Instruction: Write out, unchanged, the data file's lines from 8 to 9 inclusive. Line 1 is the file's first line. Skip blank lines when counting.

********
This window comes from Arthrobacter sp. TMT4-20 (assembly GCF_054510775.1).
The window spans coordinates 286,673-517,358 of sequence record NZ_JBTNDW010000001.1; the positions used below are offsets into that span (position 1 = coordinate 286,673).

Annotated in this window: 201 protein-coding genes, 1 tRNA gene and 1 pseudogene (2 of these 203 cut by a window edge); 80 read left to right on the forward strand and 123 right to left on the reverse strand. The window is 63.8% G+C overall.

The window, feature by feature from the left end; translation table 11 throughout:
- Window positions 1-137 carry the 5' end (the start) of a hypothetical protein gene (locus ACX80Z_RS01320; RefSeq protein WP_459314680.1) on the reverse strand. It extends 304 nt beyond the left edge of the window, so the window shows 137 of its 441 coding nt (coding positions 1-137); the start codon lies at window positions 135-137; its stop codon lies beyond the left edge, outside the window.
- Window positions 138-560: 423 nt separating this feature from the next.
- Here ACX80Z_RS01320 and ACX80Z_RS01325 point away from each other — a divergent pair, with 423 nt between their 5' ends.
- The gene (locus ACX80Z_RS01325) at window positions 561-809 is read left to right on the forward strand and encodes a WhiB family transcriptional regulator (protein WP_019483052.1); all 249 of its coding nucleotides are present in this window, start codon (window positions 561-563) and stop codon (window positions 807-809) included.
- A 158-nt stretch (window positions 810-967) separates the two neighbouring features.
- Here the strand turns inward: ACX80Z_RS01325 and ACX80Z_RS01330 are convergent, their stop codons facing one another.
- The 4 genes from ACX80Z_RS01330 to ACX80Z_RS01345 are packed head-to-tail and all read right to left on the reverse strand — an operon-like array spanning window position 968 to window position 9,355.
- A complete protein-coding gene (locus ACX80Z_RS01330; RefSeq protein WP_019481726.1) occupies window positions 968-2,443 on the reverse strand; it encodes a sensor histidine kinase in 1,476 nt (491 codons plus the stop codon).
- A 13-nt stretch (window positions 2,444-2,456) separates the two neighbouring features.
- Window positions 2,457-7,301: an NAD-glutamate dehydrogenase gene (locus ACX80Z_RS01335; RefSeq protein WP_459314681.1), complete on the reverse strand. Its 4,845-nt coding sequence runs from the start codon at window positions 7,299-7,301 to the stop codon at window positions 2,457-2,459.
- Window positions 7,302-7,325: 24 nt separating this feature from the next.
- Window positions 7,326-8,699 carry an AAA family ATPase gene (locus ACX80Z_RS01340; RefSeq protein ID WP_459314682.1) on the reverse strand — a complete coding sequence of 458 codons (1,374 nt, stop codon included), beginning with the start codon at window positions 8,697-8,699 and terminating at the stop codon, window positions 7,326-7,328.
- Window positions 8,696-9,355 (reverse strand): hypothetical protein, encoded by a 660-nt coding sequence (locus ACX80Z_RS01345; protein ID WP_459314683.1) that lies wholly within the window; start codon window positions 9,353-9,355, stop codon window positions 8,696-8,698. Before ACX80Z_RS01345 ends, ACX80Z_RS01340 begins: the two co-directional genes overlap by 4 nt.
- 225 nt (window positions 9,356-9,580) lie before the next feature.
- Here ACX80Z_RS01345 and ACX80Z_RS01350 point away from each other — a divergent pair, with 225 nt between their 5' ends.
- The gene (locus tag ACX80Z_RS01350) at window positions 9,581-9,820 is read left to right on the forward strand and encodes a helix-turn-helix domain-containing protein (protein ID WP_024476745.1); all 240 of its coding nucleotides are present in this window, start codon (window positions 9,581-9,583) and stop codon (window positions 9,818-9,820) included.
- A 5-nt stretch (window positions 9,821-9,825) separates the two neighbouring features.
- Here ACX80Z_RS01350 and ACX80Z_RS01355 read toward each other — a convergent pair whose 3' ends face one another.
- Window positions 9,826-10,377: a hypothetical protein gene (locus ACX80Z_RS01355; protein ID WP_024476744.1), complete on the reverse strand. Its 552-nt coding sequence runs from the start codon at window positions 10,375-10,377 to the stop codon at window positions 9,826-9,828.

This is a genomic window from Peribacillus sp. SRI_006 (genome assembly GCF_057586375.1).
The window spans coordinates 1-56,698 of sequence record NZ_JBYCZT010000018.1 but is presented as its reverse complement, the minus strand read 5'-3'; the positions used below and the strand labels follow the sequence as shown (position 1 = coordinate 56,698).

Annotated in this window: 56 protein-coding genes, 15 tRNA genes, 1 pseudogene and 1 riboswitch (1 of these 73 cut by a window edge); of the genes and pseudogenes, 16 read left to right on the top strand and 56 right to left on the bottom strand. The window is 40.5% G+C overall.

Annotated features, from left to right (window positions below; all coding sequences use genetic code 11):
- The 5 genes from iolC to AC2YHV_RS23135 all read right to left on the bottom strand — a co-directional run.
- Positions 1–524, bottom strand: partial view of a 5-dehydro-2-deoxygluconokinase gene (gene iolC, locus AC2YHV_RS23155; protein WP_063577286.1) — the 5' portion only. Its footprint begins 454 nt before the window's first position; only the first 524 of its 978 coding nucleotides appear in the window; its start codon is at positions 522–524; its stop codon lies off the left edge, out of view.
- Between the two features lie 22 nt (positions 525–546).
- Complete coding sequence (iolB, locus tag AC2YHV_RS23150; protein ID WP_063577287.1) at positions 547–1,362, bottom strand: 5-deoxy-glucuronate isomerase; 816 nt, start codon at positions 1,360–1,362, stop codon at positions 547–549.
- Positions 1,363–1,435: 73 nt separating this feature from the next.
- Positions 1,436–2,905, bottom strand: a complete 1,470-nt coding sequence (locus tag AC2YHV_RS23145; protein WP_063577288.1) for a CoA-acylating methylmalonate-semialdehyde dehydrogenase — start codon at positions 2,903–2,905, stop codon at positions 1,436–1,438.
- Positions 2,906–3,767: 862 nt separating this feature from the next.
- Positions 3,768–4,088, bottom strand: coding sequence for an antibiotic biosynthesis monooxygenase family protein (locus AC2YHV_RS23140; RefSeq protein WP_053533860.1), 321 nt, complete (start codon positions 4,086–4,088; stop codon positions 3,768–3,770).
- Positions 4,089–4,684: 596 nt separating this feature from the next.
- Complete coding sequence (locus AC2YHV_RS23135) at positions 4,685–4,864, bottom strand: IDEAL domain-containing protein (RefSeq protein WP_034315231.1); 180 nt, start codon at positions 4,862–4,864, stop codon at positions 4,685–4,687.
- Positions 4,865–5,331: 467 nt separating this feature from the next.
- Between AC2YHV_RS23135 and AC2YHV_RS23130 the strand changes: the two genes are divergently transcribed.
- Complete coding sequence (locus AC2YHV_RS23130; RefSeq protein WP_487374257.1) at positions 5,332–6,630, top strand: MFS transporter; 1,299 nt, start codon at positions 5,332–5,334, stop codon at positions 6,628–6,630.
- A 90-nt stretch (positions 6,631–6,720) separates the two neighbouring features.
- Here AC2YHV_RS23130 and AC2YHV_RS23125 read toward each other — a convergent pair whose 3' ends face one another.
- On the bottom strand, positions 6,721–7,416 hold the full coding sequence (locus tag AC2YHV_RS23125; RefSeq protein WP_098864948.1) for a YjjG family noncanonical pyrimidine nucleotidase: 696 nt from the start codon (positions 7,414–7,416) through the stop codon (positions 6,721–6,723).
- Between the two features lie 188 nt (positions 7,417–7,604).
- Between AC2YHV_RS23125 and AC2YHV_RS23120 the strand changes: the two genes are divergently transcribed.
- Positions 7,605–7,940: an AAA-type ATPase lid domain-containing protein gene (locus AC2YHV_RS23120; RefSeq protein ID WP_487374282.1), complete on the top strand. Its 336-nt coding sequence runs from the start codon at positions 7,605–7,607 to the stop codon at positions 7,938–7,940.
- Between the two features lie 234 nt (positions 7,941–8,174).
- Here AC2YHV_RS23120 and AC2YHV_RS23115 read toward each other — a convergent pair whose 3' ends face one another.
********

- The gene (locus ACX80Z_RS01325) at window positions 561-809 is read left to right on the forward strand and encodes a WhiB family transcriptional regulator (protein WP_019483052.1); all 249 of its coding nucleotides are present in this window, start codon (window positions 561-563) and stop codon (window positions 807-809) included.
- A 158-nt stretch (window positions 810-967) separates the two neighbouring features.